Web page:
A logistic regression model of the decision of volunteers to enter a sports coach education programme
200,000 voluntary coaches ensure that the large investments in sports facilities in the
UK are effectively used and that the athletes experience a healthy life. In a socioeconomic period in which volunteering may be diminishing, more coaches to
successfully implement the national strategy for sport. Yet very little is known about
how individuals, in particular parents, decide to become voluntary coaches. The
research set out to test if a quantitative model could represent such a decision
process. It formulates a model of the process and tests the model against field data.
From Social Exchange Theory, a conceptual model was developed of the decision
process to enter a coach education programme. It was clear that the process was
multi-dimensional. The research then showed how this multi-dimensional conceptual
model could be mathematically represented by a logistic regression model. Published
work on volunteering, sport and coaching was reviewed. From this literature review,
a set of potential explanatory variables was obtained which previous researchers had
suggested to be involved in decision processes involving volunteering and coaching.
Hypotheses were made for these potential explanatory variables.
Data was collected by personal interview of a sample of 112 individuals associated
with athletics in the UK. The sample was taken from qualified, voluntary athletic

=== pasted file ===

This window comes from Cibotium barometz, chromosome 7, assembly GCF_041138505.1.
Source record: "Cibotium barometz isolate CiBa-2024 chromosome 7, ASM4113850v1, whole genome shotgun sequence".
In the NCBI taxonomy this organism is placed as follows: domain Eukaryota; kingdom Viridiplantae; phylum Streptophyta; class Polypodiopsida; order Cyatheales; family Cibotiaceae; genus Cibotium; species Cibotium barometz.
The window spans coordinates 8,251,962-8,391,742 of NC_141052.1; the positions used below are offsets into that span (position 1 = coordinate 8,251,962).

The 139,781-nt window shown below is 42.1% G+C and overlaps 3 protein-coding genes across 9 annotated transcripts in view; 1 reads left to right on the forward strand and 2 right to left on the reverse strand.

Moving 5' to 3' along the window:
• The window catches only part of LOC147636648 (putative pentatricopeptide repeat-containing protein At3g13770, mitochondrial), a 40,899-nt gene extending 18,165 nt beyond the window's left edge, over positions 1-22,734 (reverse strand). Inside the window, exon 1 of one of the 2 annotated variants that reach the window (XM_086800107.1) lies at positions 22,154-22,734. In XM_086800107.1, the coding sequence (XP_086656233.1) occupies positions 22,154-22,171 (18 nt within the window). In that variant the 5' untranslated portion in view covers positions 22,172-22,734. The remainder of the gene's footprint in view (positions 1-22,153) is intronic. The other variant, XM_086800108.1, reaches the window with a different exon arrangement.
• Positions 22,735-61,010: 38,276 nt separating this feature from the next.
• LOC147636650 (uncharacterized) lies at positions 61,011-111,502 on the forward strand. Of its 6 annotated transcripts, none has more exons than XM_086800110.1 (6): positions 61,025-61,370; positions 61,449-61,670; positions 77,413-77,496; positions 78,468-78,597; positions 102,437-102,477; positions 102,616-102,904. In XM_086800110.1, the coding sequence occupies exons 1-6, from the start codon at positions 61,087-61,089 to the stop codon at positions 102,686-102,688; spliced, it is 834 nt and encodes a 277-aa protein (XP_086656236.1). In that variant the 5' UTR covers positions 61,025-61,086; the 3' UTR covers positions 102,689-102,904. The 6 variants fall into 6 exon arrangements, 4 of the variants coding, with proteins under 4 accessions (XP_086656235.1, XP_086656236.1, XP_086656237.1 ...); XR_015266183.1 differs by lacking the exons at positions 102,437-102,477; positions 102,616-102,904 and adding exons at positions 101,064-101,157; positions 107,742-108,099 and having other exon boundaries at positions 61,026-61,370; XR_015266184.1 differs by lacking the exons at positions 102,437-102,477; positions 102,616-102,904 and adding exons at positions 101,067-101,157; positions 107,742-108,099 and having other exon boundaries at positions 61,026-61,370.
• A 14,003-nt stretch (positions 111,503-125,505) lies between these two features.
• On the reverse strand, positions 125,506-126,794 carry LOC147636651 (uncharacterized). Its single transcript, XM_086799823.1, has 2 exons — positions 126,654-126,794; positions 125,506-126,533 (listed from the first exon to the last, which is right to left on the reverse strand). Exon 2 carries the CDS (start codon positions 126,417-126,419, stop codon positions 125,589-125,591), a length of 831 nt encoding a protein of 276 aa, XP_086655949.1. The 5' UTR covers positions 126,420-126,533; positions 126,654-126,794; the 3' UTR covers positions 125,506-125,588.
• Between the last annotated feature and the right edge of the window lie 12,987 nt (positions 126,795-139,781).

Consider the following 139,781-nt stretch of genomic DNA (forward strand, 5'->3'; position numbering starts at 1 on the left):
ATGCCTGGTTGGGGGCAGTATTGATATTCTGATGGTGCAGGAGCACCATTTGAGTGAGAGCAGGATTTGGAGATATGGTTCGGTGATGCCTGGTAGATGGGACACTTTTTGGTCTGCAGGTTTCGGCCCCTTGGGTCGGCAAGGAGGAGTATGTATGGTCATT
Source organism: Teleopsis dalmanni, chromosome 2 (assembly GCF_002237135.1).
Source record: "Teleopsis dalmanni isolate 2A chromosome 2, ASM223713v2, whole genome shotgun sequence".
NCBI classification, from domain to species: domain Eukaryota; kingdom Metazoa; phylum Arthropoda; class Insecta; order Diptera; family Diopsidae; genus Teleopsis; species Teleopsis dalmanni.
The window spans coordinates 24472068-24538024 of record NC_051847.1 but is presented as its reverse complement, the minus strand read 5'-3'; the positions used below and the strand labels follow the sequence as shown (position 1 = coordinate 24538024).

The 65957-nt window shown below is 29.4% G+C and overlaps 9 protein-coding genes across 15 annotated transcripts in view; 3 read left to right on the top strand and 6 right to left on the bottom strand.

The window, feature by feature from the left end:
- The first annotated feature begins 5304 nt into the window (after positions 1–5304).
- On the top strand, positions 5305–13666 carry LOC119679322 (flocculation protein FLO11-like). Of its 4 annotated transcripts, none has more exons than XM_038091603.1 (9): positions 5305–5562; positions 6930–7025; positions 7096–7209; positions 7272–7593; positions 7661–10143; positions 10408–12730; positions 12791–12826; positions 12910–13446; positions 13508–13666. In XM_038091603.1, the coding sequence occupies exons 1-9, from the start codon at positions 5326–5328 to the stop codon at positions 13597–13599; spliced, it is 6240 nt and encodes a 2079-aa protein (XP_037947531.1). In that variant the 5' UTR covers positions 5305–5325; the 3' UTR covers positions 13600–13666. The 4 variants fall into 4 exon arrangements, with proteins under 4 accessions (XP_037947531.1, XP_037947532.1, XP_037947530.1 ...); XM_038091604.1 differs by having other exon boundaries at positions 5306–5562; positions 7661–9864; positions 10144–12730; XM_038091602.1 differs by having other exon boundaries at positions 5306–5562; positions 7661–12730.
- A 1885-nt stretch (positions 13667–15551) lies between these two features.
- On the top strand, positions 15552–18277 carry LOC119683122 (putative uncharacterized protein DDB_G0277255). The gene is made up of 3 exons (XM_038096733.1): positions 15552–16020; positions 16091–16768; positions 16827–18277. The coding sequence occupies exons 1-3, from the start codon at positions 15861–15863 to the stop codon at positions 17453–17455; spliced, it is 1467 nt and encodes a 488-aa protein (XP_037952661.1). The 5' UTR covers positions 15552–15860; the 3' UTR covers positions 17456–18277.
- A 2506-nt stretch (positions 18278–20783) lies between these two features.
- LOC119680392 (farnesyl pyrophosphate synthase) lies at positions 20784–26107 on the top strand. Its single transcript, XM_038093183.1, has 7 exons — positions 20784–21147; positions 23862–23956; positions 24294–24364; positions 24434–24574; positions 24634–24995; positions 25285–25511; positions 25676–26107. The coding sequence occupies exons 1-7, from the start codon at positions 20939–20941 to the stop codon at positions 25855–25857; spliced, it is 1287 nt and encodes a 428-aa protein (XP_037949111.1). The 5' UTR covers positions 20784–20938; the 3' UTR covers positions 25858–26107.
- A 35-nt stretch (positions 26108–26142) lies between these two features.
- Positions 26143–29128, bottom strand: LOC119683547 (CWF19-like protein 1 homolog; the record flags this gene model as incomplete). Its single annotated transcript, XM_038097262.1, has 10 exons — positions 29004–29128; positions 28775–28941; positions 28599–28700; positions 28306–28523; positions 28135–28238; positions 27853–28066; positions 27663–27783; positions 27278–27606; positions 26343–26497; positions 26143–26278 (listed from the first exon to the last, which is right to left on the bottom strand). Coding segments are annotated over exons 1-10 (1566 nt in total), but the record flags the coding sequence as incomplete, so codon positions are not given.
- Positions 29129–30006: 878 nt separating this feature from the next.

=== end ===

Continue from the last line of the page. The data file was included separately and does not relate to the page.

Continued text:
coaches, from adult members of two amateur athletic clubs, and from parents of
children in these clubs. The building of the logistic regression model showed the
relative importance of each of the explanatory variables to the decision process. It
also showed whether or not variables were independent or associated with another
variable. Tests were conducted to indicate how well the mathematical model fitted the
data and, hence, how well the conceptual model represented the sample. The use of
logistic regression allowed the potential explanatory variables to be ranked in order of
influence on the decision to become a coach. It also allowed the hypotheses to be
Qualitative information was also obtained from the interviews. These allowed the
logistic regression model to be triangulated. The qualitative data gave further insights
into the perceptions of adults, especially parents, and of coaches. It also indicated the
key events which triggered a decision to coach.
The logistic regression model provided a satisfactory fit to the data indicating the
adequacy of the conceptual model. It indicates that the two genders have differing
sets of significant explanatory variables. Some variables were found to be more
complex than suggested by the published literature, others to be non linear and some
not significant. The degree of fit suggested that one or more unknown, but significant,
variables still need to be identified.
The research suggests how the models could be improved and developed. There are
implications for the future recruitment, training and retention of voluntary athletic
coaches. By extension, the conceptual and mathematical models can be adapted for
other adult education decision processes where the choice of course is voluntary.